What time is it on Mars? Ever wonder about the meaning of time? Why we use Greenwich Mean Time? Ever have trouble hooking up with your net pals in China?
Well, Swatch introduces the first digital watch of the Cybernetic Age, by reviving an idea from the 1700s: Metric Time.
The popular concepts of time have not changed very much this past thousand years, progressing from the hourglass to the sundial, to mechanical timekeepers of a thousand types.
During the age of exploration, globe-trotters needed a convenient way to reference their points in time, because as we all know, in order to not be lost you’ve got to know not only where you are, but when you are. So the clock keepers in England invented GMT, the zero point on the dial.
But as we all know, mechanical devices can be slightly unreliable, so the French invented The Atomic Clock, which keeps all the satellites, Ocean Cruisers, Military machines and Prague Trams running like, well, clockwork.
And if you’re a jet-setter today, any hotel’s CNN will tell you how many minutes past the hour it is, but what hour is it in Tokyo, if you’re in Uzbekistan?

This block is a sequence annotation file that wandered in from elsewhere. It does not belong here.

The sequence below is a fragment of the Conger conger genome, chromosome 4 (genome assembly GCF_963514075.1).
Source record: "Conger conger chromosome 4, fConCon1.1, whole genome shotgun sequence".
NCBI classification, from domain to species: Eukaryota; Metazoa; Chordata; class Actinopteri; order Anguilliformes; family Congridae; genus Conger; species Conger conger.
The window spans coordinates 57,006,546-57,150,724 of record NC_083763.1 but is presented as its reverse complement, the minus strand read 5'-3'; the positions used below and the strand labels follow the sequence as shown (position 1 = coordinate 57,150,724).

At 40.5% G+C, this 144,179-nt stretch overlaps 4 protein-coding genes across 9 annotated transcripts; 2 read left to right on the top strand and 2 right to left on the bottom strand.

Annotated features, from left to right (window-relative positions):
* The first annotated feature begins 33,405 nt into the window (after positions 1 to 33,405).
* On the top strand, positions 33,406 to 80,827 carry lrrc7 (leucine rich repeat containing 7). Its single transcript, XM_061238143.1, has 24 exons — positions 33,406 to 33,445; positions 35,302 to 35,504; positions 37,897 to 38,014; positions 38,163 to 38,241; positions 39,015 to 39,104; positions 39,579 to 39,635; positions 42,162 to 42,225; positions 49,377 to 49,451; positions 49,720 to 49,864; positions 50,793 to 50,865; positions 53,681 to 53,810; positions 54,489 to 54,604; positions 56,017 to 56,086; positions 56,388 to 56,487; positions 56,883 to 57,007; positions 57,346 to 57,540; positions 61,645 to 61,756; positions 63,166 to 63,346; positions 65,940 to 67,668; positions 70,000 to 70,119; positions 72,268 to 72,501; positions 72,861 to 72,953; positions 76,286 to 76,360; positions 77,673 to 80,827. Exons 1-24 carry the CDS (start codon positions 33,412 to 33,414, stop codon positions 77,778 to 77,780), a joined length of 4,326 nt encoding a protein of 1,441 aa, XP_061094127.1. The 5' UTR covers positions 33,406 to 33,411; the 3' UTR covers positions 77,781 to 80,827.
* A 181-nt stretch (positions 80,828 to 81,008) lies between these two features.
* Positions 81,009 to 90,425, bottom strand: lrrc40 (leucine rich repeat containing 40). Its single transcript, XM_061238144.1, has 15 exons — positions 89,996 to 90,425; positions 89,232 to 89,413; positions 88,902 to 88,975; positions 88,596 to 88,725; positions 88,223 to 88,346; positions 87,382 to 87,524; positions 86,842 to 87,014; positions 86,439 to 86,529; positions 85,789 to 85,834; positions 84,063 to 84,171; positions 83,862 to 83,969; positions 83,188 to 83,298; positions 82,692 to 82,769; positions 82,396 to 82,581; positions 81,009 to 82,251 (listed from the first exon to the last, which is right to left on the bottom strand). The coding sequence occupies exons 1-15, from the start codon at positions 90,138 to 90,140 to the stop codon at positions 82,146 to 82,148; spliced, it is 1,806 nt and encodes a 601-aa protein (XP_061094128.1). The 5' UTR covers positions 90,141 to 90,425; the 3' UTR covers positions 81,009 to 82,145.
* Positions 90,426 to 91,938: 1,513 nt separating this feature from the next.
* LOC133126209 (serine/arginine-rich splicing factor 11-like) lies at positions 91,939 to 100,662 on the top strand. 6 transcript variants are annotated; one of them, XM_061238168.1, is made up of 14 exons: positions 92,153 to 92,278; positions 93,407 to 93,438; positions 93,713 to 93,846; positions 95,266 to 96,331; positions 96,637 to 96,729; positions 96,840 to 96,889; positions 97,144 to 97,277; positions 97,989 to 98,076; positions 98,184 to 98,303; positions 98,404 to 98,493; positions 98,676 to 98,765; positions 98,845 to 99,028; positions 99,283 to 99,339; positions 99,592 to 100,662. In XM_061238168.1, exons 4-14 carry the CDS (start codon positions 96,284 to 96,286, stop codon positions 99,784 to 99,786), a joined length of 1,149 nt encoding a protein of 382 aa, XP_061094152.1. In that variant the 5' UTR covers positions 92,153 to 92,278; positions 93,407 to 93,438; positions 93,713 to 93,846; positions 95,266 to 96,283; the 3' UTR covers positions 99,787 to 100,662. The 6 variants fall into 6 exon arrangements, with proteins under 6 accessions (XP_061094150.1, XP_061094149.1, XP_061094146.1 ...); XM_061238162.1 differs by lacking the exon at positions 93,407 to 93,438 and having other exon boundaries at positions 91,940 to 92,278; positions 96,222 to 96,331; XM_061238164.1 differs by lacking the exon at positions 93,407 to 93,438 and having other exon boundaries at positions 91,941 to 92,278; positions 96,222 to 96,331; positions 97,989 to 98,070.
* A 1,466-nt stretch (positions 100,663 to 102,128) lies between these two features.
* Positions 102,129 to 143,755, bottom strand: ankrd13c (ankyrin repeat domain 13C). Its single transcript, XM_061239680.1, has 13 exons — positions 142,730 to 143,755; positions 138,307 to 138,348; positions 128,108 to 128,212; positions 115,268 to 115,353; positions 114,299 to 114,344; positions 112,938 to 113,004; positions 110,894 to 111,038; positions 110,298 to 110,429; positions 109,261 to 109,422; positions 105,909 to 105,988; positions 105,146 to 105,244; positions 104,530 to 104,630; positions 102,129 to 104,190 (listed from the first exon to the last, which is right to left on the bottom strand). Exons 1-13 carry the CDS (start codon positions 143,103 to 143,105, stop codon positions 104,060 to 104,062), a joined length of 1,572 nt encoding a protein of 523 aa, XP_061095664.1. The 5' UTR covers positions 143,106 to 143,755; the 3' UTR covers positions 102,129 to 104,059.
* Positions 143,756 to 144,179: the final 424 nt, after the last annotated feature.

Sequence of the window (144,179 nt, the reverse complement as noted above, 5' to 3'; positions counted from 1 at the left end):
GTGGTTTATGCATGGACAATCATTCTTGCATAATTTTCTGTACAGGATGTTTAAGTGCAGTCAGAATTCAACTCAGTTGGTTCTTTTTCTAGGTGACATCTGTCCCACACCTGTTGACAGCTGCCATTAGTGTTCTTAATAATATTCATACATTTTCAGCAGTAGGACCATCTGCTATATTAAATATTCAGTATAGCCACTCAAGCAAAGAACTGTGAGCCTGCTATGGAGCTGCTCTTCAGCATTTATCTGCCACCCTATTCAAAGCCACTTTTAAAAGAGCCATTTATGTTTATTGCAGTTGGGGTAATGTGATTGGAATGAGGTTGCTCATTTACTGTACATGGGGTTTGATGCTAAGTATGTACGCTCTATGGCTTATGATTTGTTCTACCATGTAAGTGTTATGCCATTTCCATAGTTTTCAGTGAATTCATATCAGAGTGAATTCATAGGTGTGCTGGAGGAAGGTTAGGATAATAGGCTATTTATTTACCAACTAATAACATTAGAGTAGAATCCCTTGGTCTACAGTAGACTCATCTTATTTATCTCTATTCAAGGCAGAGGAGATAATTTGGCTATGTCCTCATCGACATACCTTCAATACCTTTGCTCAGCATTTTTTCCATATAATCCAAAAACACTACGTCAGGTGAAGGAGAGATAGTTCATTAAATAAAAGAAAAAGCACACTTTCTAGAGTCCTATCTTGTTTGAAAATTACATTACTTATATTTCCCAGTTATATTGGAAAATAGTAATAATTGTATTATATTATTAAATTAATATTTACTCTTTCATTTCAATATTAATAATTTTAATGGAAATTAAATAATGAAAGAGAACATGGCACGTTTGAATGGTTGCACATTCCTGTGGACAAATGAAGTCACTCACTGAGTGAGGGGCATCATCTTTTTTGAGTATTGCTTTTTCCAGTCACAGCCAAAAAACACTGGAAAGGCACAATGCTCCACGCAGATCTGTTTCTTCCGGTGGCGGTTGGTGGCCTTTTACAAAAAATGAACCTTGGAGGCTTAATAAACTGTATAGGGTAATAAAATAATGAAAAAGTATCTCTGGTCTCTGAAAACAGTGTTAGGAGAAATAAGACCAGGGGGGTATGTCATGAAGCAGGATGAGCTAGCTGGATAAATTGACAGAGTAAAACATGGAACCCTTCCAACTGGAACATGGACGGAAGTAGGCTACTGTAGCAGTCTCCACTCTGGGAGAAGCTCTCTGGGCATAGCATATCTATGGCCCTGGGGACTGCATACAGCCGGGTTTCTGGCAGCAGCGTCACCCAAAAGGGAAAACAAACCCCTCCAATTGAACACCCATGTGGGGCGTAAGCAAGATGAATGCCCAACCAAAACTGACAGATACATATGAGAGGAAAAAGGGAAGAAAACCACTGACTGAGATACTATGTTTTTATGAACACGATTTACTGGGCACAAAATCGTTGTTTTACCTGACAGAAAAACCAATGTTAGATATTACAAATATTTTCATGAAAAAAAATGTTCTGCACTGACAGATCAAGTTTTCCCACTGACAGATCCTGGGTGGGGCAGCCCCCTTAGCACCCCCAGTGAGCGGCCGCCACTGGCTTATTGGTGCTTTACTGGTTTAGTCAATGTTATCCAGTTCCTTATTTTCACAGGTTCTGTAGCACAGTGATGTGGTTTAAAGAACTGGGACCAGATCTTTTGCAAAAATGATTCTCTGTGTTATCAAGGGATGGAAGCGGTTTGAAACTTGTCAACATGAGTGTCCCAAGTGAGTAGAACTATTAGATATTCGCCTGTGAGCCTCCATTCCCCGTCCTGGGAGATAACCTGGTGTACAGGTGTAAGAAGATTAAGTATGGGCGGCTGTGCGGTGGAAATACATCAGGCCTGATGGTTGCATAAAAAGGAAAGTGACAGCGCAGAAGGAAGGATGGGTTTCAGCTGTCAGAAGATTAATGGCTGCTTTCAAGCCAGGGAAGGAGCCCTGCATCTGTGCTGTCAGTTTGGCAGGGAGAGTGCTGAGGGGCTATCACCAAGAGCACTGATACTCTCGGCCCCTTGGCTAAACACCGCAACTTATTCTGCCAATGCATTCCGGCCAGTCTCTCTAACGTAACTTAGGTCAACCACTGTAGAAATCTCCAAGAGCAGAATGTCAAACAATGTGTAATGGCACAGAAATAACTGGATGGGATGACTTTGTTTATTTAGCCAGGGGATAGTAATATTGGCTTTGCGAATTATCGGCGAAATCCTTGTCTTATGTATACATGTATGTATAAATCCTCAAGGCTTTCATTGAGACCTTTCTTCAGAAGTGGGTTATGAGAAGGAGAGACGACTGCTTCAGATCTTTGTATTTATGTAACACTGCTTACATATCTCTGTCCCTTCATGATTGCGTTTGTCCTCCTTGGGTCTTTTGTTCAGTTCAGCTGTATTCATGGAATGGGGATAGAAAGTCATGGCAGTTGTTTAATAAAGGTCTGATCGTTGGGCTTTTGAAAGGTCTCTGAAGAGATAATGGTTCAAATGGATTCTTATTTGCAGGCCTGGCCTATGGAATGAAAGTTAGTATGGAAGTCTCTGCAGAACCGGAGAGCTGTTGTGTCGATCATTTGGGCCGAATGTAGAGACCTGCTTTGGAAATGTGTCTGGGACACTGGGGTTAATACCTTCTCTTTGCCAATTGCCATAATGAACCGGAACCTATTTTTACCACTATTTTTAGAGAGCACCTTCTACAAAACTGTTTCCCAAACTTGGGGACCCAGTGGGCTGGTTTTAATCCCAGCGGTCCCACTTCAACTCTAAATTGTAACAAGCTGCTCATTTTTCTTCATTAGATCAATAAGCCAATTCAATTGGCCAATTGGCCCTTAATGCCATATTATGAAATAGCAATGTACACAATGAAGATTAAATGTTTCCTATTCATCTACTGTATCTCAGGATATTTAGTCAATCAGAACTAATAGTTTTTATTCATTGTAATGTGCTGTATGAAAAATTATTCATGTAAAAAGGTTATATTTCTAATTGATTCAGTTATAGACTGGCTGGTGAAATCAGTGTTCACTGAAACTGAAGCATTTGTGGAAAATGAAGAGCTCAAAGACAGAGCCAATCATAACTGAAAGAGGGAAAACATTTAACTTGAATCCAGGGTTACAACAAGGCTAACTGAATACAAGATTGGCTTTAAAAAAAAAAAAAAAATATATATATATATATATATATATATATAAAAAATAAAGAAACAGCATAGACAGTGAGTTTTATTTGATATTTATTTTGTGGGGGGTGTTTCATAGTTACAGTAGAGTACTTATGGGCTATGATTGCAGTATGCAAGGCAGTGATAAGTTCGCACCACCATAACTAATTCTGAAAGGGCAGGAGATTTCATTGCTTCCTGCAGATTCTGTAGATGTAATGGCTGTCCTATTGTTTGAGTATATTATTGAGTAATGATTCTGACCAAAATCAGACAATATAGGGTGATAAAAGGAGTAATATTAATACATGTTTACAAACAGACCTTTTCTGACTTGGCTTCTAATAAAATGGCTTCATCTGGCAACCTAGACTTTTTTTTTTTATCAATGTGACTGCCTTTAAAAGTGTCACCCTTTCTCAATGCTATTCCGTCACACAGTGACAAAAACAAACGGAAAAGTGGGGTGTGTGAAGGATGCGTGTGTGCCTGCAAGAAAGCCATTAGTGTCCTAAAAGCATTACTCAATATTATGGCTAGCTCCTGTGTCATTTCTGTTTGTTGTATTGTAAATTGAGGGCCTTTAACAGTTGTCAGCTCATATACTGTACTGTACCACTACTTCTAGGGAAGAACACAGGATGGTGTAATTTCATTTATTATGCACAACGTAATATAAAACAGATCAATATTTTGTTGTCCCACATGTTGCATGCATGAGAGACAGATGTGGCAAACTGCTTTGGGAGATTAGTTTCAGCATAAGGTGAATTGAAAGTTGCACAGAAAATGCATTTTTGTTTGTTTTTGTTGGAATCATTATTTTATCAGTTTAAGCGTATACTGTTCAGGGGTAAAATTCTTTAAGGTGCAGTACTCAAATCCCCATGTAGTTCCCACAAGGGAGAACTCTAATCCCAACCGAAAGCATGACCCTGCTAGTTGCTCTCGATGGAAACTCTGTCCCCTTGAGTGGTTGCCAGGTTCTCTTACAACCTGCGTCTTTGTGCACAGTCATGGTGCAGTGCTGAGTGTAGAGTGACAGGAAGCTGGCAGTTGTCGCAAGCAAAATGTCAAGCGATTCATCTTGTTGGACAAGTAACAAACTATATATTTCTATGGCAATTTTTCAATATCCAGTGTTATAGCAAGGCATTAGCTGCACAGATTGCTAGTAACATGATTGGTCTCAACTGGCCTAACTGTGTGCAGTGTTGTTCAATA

Now Swatch solves the problem, by splitting the day up into 1000 beats of 1 minute and 26.4 seconds each, so it’s the same time everywhere, in Prague, in China, New York and yes, even on Mars.
So if you want to co-ordinate with others on the globe, just tell them you’ll be on-line “@746” and they’ll know when and where to find you.
This nifty watch also tells regular time, plus has an alarm, a chronometer, as well as some crazy animations for when you get bored of waiting for time to catch up with us here.